Written by Jake Romero
If you’ve ever dealt with that pushy salesperson at Bed, Bath & Beyond who won’t take your word for it that you’re just browsing and not ready to commit to a high-end home espresso machine, you know that being followed around at a retail store can be unsettling and intrusive. “Unsettling” and “intrusive” are also the words that Senator Charles Schumer used to describe using mobile phones to track customer movement, a practice that an increasing number of retail outlets are beginning to implement. In response to an increase in scrutiny over the past few months, companies that enable tracking of customers through Wi-Fi enabled smartphones have published a code of conduct help bolster transparency and customer data security.
In March the New York Times profiled Euclid Analytics, which collects mobile location analytics (“MLA”) data for approximately 100 customers, including Nordstrom and Home Depot. According to Euclid’s CEO Will Smith, in some cities between 40% and 60% of users can be tracked in this manner. The information provided can include how long the customer was in the store, which parts of the store the customer visited or whether you walked by the store but declined to go in.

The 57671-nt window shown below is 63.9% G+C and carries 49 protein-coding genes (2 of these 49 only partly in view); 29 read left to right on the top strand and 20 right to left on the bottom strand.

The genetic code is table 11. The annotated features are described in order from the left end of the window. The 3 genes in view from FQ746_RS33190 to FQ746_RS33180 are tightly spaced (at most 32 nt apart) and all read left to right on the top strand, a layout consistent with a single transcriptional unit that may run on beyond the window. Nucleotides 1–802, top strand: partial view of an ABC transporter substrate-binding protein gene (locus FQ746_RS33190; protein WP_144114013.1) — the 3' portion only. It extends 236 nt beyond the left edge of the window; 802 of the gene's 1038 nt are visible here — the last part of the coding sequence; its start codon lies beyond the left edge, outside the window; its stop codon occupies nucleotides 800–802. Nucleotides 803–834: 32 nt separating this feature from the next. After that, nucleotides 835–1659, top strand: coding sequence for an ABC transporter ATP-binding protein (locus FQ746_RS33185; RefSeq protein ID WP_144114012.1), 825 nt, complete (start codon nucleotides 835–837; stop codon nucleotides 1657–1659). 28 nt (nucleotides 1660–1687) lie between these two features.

In July, Senator Schumer authored a letter to Federal Trade Commission Chairwoman Edith Ramirez, asking that the FTC investigate the practice of consumer tracking as an unfair and deceptive trade practice if a retailer fails “to notify shoppers that their movements are being tracked in a store or to give them an opportunity to opt out” of being tracked.
Now, in an effort to calm concerns and avoid potential onerous regulations, 8 of the 10 major MLA firms have agreed to abide by a code of conduct. The Code of Conduct will place restrictions on MLA firms, as well as the retailers who use their services. Except in certain cases where data is aggregated or not unique to the individual, companies that utilize MLA technology will be required to notify consumers that their data is being collected, and provide information about the use of the information and the company collecting it. MLA companies will be required to either limit data collection to non-unique or aggregated data, promptly de-identify personal data or obtain the consumer’s prior consent. Although the Code does not require consumers to opt-in to MLA tracking, MLA companies who collect unique or personal data will be required to allow consumers to opt-out through a central site that will be effective across all participating MLA companies. Additional restrictions in the Code further limit the use, transfer and retention of MLA data.
Although the Code is a voluntary framework, its widespread adoption could help to establish an industry standard that would help regulators like the FTC distinguish the collection and use practices of non-adopting firms as an unfair practice. In the meantime, with these guidelines in place you can focus on more important things when using your mobile device in a mall — like whether the mall has a fountain.